Art driven by visual representations of chemical space
Journal of Cheminformatics volume 15, Article number: 100 (2023)
Science and art have been connected for centuries. With the development of new computational methods, new scientific disciplines have emerged, such as computational chemistry, and related fields, such as cheminformatics. Chemoinformatics is grounded on the chemical space concept: a multi-descriptor space in which chemical structures are described. In several practical applications, visual representations of the chemical space of compound datasets are low-dimensional plots helpful in identifying patterns. However, the authors propose that the plots can also be used as artistic expressions. This manuscript introduces an approach to merging art with chemoinformatics through visual and artistic representations of chemical space. As case studies, we portray the chemical space of food chemicals and other compounds to generate visually appealing graphs with twofold benefits: sharing chemical knowledge and developing pieces of art driven by chemoinformatics. The art driven by chemical space visualization will help increase the application of chemistry and art and contribute to general education and dissemination of chemoinformatics and chemistry through artistic expressions. All the code and data sets to reproduce the visual representation of the chemical space presented in the manuscript are freely available at https://github.com/DIFACQUIM/Art-Driven-by-Visual-Representations-of-Chemical-Space-. Scientific contribution: Chemical space as a concept to create digital art and as a tool to train and introduce students to cheminformatics.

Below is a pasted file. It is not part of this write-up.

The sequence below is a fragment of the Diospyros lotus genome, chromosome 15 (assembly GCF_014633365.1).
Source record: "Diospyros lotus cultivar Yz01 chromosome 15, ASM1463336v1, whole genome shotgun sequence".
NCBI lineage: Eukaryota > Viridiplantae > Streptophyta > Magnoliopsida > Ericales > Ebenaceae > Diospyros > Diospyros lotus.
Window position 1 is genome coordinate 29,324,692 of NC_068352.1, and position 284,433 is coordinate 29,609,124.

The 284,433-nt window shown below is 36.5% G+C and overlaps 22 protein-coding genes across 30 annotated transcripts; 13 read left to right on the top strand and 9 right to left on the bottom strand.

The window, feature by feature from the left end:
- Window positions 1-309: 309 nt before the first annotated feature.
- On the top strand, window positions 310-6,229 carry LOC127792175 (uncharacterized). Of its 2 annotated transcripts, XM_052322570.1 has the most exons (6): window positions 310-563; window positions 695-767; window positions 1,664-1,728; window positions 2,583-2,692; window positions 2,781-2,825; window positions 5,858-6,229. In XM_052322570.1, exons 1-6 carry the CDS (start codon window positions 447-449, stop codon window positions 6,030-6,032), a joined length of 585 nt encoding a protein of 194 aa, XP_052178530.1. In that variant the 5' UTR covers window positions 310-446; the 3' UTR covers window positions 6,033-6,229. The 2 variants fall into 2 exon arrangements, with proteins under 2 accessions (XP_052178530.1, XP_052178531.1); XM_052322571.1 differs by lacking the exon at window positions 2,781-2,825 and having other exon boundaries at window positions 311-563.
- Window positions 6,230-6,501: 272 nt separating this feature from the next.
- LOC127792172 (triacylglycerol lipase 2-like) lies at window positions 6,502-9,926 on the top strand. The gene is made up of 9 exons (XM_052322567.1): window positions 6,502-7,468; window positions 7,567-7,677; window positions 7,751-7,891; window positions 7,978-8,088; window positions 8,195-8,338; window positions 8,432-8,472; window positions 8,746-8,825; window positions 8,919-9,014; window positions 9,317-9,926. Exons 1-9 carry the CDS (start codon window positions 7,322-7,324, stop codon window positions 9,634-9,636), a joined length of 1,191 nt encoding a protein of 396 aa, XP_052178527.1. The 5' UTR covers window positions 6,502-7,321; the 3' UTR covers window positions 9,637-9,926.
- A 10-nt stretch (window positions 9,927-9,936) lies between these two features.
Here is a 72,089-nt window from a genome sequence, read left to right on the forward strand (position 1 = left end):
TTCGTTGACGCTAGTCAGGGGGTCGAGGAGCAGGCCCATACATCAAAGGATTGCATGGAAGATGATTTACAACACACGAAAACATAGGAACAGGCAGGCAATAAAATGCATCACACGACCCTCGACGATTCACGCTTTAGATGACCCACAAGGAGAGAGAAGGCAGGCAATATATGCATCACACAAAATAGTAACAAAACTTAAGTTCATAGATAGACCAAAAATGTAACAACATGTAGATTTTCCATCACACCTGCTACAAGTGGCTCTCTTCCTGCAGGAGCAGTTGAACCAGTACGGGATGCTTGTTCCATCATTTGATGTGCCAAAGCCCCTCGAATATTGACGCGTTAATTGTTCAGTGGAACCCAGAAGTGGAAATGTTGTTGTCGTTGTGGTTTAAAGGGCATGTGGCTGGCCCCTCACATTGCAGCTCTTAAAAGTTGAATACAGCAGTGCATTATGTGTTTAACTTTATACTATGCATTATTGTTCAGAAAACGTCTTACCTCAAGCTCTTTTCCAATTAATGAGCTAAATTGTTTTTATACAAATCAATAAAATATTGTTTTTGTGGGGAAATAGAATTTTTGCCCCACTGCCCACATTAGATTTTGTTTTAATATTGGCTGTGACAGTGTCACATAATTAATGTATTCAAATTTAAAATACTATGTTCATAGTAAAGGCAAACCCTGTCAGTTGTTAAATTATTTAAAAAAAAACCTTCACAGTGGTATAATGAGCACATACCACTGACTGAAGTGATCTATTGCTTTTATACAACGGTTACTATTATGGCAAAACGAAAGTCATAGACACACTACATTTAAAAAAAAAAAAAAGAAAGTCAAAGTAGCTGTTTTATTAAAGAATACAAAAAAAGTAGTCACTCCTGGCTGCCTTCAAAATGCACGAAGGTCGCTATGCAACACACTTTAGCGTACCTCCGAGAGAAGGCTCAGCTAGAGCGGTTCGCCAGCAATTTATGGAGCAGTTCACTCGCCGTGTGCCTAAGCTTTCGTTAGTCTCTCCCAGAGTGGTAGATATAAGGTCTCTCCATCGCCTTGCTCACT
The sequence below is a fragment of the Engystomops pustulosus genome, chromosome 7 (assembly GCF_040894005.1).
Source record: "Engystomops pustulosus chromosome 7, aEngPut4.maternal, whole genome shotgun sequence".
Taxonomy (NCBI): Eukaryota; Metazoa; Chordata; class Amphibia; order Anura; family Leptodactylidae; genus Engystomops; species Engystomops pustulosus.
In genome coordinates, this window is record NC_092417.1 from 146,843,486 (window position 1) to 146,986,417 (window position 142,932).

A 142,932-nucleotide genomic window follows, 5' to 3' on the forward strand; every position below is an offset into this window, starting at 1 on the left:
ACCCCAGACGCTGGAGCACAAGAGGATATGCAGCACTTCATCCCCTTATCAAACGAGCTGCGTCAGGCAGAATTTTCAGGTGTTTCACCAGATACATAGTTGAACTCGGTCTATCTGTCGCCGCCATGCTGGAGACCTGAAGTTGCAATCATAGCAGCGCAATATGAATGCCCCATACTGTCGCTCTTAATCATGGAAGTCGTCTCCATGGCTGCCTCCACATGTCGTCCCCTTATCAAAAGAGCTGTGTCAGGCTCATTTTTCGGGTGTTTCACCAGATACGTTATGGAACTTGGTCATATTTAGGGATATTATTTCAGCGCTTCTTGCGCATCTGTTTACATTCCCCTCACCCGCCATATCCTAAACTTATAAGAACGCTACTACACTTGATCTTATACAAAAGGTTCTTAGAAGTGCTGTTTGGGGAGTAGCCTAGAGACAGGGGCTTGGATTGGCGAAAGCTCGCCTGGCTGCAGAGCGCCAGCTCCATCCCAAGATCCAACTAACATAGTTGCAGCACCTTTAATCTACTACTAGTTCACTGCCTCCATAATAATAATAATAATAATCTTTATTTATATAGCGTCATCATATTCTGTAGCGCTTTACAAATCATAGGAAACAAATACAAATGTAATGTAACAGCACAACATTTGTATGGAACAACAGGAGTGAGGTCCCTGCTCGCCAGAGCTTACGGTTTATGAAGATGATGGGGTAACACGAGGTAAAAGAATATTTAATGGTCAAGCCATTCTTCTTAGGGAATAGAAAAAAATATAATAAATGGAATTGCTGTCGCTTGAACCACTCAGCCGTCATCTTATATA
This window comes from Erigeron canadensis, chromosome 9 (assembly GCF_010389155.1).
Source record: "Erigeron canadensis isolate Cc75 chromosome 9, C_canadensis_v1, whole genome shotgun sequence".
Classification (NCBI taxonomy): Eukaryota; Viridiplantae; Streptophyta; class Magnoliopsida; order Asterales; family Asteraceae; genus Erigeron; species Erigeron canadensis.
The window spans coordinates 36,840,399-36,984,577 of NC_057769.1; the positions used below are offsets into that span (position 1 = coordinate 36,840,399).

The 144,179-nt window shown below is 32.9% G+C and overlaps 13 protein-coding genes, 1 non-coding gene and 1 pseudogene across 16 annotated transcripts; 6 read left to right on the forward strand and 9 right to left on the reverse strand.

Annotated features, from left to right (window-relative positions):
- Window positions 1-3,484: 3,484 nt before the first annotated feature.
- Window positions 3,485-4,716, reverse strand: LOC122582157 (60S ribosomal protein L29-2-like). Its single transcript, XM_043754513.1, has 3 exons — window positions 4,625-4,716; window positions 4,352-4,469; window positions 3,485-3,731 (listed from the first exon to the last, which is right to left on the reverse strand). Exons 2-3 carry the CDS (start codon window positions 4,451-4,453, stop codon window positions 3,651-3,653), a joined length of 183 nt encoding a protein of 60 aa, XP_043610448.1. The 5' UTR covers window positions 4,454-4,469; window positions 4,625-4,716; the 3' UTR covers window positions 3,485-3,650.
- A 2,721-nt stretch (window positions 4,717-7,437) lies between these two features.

Art can be considered as the set of activities and products of human beings with aesthetic, ethical, and communication objectives that impact individuals or societies . Its impact may seek to transmit ideas, emotions, needs, concerns, or values . Science can be considered an art tool that makes the materialization of ideas possible and delimits the ideas of artists. What is important about science is not only that it has served to enable the work to be executed. What is fundamental is that it has allowed it to be imagined. Furthermore, scientific knowledge allows for a more profound interpretation of art.